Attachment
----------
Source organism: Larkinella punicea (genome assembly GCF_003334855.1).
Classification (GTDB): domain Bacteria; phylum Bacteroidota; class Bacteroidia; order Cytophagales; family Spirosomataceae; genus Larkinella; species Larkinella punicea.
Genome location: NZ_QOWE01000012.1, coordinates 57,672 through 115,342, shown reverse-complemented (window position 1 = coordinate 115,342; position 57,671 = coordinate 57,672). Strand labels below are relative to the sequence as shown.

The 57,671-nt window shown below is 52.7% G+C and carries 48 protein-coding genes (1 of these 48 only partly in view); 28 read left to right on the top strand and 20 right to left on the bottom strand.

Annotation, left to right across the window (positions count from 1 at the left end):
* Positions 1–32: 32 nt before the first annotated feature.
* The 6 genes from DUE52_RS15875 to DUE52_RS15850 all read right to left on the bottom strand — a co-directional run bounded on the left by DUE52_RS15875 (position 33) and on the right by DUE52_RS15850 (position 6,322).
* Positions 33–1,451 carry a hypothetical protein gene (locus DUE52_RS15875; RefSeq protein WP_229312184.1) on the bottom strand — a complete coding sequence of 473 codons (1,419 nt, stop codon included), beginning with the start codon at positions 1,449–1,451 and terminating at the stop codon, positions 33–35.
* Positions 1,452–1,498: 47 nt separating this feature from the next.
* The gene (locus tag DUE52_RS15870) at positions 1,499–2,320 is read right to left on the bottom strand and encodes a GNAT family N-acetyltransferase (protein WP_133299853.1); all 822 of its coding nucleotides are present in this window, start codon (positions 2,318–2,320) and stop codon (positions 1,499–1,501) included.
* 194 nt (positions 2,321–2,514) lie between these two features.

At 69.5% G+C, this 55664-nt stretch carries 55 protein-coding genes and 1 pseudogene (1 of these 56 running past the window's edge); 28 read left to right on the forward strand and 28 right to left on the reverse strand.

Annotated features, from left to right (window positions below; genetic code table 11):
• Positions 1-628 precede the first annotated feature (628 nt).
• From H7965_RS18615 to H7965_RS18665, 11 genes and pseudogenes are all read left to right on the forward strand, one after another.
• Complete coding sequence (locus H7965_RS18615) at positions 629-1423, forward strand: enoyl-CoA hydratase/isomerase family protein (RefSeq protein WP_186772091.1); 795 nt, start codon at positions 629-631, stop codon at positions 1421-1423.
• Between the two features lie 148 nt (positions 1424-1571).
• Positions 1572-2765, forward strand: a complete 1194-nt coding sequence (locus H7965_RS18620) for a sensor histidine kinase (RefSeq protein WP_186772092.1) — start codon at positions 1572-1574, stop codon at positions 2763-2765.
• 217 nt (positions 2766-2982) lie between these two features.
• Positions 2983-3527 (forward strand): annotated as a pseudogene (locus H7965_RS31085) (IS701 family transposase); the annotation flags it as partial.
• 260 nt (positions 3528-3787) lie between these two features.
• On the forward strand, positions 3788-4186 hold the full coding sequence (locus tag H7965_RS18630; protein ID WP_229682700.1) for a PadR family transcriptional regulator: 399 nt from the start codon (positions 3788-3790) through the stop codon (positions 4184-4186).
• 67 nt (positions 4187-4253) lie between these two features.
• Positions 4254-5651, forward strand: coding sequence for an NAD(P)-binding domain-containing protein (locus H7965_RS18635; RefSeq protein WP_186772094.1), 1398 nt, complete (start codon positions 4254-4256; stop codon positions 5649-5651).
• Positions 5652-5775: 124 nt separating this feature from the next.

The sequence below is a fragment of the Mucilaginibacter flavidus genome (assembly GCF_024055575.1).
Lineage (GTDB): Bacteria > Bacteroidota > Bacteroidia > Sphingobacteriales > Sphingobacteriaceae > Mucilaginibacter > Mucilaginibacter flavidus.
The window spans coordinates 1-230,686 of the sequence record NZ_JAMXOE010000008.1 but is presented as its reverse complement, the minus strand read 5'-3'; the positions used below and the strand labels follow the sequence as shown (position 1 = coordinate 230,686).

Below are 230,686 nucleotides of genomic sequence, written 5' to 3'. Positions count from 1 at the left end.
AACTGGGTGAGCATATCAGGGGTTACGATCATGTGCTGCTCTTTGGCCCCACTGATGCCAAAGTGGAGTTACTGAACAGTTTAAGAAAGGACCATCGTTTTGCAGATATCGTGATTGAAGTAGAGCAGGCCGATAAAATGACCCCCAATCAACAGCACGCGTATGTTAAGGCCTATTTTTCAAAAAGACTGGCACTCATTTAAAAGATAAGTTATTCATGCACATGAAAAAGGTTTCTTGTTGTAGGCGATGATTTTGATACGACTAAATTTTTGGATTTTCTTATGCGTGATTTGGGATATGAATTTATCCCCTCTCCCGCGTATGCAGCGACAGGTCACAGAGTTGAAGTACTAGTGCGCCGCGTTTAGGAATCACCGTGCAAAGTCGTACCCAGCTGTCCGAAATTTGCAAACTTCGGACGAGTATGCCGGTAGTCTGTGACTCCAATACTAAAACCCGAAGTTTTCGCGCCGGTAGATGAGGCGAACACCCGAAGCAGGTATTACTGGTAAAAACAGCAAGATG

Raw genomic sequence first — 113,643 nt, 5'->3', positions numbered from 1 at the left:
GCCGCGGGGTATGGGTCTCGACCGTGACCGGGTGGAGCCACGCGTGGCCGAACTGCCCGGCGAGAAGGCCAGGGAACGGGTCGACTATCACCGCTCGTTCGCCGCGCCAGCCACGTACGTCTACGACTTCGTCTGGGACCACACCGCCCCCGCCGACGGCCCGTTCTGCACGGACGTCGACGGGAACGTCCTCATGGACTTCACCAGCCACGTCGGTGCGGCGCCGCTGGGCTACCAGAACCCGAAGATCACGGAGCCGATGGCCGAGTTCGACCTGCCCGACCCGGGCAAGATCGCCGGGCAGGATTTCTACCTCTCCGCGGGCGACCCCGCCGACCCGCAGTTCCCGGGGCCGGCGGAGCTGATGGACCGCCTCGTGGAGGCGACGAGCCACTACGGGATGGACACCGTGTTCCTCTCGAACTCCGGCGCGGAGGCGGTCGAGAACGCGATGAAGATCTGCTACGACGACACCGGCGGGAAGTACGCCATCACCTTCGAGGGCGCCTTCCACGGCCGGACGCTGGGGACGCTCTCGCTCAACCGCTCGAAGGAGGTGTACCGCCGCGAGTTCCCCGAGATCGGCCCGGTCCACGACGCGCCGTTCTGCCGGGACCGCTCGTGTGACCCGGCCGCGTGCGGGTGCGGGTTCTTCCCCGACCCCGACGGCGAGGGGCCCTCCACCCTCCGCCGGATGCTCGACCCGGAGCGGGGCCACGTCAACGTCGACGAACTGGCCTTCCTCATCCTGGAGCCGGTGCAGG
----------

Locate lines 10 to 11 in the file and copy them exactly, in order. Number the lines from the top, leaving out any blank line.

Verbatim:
* The gene (locus tag DUE52_RS15870) at positions 1,499–2,320 is read right to left on the bottom strand and encodes a GNAT family N-acetyltransferase (protein WP_133299853.1); all 822 of its coding nucleotides are present in this window, start codon (positions 2,318–2,320) and stop codon (positions 1,499–1,501) included.
* 194 nt (positions 2,321–2,514) lie between these two features.